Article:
Child mental health waiting times worst on record
Latest quarterly figures show only 67.8% of patients were treated within 18-week target.
Waiting times for children and young people seeking mental health treatment were the worst on record between April and June, official figures show.
The statistics revealed that only 67.8% of children and young people who started their mental health treatment in the three-month period did so within the Scottish Government's target of 18 weeks.
It marks a new low after the figure of 71.1% was recorded in the previous quarter, which had been the poorest statistics since the measure was introduced in 2014.
There has also been a substantive decline on April to June last year, when 80.7% of patients began treatment within 18 weeks.
A total of 4664 young patients began their mental health treatment in Scotland in the second quarter of 2018.
Opposition parties have branded the numbers "heartbreaking" and "disgraceful", while ministers concede they are "unacceptable" but also cite rising demand for mental health services.
A study by a healthcare journal of NHS boards in England found that barely 50% of children and young people referred for mental health treatment south of the border are treated within 18 weeks.
In 2014, the Scottish Government set a standard for the NHS to deliver a maximum 18-week wait after a referral for specialist child and adolescent mental health services (CAMHS).
Ministers said the target should be delivered for at least 90% of patients.
The latest figures show this 90% target was met by just three health boards: Ayrshire and Arran, Shetland and the Western Isles.
Only 34.4% of people were seen within 18 weeks in NHS Tayside, while Forth Valley, Grampian and the Borders all failed to achieve 50%.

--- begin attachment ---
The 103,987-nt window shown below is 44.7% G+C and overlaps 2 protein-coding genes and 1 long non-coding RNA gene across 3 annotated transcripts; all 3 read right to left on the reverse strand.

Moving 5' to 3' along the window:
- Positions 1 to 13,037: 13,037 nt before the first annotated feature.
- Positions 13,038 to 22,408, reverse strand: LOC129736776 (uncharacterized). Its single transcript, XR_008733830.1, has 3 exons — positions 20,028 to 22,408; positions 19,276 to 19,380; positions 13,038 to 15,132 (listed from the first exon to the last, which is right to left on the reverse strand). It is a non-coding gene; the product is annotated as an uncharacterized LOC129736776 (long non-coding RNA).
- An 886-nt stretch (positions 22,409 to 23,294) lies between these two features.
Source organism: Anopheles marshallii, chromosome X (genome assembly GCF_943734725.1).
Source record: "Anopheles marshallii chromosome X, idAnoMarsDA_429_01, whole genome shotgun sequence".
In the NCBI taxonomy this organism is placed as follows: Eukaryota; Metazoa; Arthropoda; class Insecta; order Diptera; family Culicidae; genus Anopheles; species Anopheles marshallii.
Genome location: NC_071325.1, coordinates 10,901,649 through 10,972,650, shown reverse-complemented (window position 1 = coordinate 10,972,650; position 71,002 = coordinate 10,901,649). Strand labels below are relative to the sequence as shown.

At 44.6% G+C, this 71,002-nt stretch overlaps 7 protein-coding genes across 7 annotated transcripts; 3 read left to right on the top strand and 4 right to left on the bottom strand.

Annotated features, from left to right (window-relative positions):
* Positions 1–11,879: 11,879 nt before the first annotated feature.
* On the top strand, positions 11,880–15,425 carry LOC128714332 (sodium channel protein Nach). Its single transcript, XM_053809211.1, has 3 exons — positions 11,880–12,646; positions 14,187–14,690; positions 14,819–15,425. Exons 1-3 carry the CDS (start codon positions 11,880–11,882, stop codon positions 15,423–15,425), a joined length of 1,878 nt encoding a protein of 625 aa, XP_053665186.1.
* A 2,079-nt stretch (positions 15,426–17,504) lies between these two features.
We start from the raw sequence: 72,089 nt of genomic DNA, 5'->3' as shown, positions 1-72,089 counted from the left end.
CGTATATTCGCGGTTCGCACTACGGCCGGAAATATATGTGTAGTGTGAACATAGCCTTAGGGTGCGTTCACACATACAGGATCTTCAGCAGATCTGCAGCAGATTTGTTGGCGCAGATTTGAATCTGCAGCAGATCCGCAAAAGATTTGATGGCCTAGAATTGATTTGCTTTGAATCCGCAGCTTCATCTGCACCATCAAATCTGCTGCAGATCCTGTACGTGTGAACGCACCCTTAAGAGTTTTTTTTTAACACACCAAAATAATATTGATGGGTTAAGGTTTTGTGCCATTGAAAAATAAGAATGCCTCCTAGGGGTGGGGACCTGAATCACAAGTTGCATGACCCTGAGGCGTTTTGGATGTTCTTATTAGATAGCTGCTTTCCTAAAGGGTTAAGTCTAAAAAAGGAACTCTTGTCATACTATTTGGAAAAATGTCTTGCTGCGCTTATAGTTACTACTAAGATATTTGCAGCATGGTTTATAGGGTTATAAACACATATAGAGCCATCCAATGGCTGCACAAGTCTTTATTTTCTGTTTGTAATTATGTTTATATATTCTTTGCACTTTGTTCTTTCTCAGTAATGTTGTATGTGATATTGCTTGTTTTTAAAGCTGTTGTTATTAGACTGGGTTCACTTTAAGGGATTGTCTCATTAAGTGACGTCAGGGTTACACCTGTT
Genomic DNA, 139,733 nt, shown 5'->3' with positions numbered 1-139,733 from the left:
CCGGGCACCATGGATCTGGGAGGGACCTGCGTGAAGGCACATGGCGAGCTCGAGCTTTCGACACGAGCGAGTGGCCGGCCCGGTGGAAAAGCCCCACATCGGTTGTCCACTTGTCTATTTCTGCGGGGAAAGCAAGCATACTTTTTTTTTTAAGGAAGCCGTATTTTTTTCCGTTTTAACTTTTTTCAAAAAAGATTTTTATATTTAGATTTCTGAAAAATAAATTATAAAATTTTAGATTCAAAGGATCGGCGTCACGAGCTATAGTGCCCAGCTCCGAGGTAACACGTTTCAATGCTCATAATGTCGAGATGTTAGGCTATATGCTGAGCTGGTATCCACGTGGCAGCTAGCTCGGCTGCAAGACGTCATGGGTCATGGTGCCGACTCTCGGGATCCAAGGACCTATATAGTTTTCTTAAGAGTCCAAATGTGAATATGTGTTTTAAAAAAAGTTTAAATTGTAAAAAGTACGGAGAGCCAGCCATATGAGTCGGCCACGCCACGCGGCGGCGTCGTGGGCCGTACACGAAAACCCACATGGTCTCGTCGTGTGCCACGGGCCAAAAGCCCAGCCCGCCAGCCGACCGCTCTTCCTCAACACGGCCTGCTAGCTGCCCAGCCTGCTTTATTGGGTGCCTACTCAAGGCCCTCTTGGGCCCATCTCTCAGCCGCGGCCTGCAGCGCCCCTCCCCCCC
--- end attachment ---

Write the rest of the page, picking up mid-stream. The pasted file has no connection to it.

Across Scotland, 27% of people waited 19-35 weeks, around 4% waited 36-52 weeks, and around 1% waited 53 weeks or longer.
Scottish Liberal Democrat health spokesman Alex Cole-Hamilton said: "These statistics are horrendous and heartbreaking. This crisis will overshadow the First Minister's programme for government.
"There is no excuse for the worst child mental health waits on record.
"They show more than 200 children and young people waiting over a year for treatment.
"This SNP Government is failing a generation of young people who need help and it is having a devastating impact on them and their families.
"Staff are working around the clock but they aren't getting anywhere close to the support and resources they need."
He continued "Liberal Democrats have laid out clear plans to end the scandal of long waits and long journeys for treatment and the First Minister must deliver immediately.
"This crisis requires doubling the CAMHS budget, establishing mental health beds north of Dundee and putting mental health practitioners capable of treating people in every GP surgery and A&E in the country."
'To have nearly a third of young people waiting longer than 18-weeks for vital mental health treatment is a scandal - and despite all the warm words from the SNP, this problem is actually getting worse.'Anas Sarwar MSP, Scottish Labour
Anas Sarwar, health spokesman for Scottish Labour, said: "These figures are absolutely disgraceful and represent a day of shame for an SNP government that is failing children and young people.
"To have nearly a third of young people waiting longer than 18-weeks for vital mental health treatment is a scandal - and despite all the warm words from the SNP, this problem is actually getting worse.
"The reality is Nicola Sturgeon and the SNP are just paying lip service to the importance of mental health but are doing nothing to actually make services better.
"If Nicola Sturgeon really wants to take mental health seriously, she could follow Labour's lead and support putting a counsellor in every school."
Scottish mental health minister Clare Haughey said: "Demand for services is increasing as people become more aware of mental health issues and seek support, and this is a welcome step.
"But too many children and young people are experiencing waits that are too long, and this is completely unacceptable.
"Many health boards are still not meeting the waiting times standard for CAMHS and we have met with a number of them to discuss performance and expectations for the coming year.
"We are supporting health boards with £150m of extra funding over five years, including £54m to help improve their performance against waiting times targets."